In our latest SPOTLIGHT piece, Connie Tsai takes us on her journey from an economics major and working in Hong Kong with an artificial Christmas tree manufacturer to studying at the London College of Fashion and launching her debut label, Con Artist.

In 2012, I gave up a relatively stable business career in Hong Kong and moved to London. The sole purpose was to see how far my passion in fashion would get me. I was, and still am, certain many in the field are more talented than I am but it would be a regret I cannot live with if I did not at least give it a try. Despite my lack of prior formal training in design, I was fortunate enough to be accepted to UAL’s womenswear programme. Even more fortunate was the incredible patience my tutors showed me and the inspirations my fellow classmates shared with me.

Through trials and errors, I felt that my comfort zone was finally building and my identity settling during my third year at UAL. It became apparent that my work would never be melodramatic and attention seeking. Instead, it should be functional, made of high quality fabrics, and filled with thoughtful details. Among various techniques, draping resonates with me the most. I find draping a very effective way to bring out a desired silhouette while respecting the natural contour of the body. It gives the wearer and the audience a sense of subtlety and craftsmanship.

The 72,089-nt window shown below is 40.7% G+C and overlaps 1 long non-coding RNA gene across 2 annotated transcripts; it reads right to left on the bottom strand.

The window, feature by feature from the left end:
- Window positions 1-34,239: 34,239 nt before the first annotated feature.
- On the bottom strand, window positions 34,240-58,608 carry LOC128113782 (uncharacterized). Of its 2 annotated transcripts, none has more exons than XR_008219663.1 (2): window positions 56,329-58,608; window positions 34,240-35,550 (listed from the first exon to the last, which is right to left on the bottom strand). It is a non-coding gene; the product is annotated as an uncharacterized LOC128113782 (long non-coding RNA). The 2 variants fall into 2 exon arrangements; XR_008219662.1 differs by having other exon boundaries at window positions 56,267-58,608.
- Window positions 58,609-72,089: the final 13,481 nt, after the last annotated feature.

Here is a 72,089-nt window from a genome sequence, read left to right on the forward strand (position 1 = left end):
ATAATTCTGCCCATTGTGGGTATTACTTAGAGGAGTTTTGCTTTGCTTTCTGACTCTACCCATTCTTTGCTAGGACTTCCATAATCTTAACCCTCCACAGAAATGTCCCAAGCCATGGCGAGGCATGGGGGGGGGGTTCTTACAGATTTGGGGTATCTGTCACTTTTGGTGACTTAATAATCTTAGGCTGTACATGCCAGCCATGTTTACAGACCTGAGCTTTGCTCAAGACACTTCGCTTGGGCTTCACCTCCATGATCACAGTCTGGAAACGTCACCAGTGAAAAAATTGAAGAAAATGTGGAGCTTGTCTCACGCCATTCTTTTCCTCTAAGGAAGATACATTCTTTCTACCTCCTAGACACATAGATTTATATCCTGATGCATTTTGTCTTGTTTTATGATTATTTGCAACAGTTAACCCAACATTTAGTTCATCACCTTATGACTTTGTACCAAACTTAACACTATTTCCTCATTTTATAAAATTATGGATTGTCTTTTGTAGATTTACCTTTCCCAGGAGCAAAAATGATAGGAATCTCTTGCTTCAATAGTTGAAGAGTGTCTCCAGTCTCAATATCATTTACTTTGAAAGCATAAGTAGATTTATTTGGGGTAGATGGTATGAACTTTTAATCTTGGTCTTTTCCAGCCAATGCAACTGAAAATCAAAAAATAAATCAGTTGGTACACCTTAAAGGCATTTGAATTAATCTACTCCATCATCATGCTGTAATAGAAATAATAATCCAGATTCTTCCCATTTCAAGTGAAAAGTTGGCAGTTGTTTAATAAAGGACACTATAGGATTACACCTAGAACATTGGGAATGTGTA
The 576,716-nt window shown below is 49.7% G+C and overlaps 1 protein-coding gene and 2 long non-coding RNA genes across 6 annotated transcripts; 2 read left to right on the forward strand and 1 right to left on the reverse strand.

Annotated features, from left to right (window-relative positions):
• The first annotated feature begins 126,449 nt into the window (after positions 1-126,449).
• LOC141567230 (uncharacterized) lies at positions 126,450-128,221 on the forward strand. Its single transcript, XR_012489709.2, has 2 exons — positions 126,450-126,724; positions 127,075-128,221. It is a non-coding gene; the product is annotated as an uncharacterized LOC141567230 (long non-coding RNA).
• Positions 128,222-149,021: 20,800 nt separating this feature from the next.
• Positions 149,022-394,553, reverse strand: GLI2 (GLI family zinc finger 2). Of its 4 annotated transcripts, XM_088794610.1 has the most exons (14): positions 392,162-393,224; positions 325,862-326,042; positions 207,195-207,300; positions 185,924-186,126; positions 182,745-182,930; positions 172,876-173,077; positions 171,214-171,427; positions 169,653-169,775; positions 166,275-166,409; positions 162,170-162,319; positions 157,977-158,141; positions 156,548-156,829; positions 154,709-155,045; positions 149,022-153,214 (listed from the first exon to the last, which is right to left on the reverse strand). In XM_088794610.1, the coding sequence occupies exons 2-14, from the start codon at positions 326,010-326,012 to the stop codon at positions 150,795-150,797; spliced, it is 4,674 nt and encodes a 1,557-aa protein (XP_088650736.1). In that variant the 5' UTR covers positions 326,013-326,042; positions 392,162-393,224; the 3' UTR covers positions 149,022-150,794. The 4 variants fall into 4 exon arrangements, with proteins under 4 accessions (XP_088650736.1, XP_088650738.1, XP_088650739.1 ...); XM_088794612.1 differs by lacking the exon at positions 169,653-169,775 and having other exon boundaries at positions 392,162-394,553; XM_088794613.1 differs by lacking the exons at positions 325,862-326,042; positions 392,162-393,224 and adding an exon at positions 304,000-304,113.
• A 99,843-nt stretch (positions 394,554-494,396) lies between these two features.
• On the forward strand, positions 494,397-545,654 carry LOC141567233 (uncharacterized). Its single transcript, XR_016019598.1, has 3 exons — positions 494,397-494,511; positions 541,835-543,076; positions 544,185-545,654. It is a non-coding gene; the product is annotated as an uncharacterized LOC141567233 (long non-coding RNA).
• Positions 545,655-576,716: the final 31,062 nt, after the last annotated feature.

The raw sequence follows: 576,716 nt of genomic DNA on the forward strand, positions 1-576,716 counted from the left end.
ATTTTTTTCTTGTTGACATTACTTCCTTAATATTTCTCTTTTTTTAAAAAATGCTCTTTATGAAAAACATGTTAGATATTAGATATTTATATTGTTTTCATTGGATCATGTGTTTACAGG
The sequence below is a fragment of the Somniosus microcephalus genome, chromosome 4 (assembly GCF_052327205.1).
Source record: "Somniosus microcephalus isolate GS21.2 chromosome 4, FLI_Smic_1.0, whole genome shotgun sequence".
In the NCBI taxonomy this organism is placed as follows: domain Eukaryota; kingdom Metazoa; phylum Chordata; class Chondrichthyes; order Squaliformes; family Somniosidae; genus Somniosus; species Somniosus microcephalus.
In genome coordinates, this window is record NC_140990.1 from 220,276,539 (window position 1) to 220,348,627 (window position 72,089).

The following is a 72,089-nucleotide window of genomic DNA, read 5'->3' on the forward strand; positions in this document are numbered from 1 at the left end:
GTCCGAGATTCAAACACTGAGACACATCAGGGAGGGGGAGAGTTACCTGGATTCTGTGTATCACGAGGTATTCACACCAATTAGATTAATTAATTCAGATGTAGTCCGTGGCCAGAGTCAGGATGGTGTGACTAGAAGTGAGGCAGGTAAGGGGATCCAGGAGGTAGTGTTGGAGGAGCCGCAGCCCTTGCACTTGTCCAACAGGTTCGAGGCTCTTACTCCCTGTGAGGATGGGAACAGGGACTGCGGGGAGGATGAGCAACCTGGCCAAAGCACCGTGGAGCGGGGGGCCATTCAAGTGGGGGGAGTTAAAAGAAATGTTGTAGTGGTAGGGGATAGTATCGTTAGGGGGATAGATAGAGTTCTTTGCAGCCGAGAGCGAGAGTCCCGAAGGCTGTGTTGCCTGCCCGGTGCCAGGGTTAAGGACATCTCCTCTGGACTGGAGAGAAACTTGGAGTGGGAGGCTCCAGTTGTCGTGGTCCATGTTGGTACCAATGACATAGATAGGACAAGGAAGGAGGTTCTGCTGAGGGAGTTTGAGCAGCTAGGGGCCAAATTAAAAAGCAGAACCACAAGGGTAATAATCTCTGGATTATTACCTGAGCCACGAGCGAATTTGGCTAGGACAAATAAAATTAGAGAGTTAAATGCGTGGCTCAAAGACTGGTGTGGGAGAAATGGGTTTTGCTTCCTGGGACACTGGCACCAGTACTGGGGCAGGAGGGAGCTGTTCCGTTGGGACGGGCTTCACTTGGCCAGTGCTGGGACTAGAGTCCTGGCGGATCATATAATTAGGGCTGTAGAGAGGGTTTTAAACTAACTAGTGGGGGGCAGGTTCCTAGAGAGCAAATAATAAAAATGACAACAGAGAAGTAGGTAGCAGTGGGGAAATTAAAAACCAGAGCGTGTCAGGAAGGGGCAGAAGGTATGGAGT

Despite having switched careers, my prior working experience and academic background in economics have not entirely escaped me. It is crucial for me to strike a balance between creativity and practicality. I see several highly artistic designers for whom I have great respect. Nonetheless, it pains me to see their works only viewed as art – but not garments that could communicate with the wearer. However my designs and techniques may evolve over time, the goal of Con Artist would never change, which is to strike a conversation with its customers. I hope that my garments would empower the wearer’s identity while the wearer would appreciate their quality and subtlety. I hope they are pieces that could last for years, prove to be good value and a consistent representation of the wearer’s style.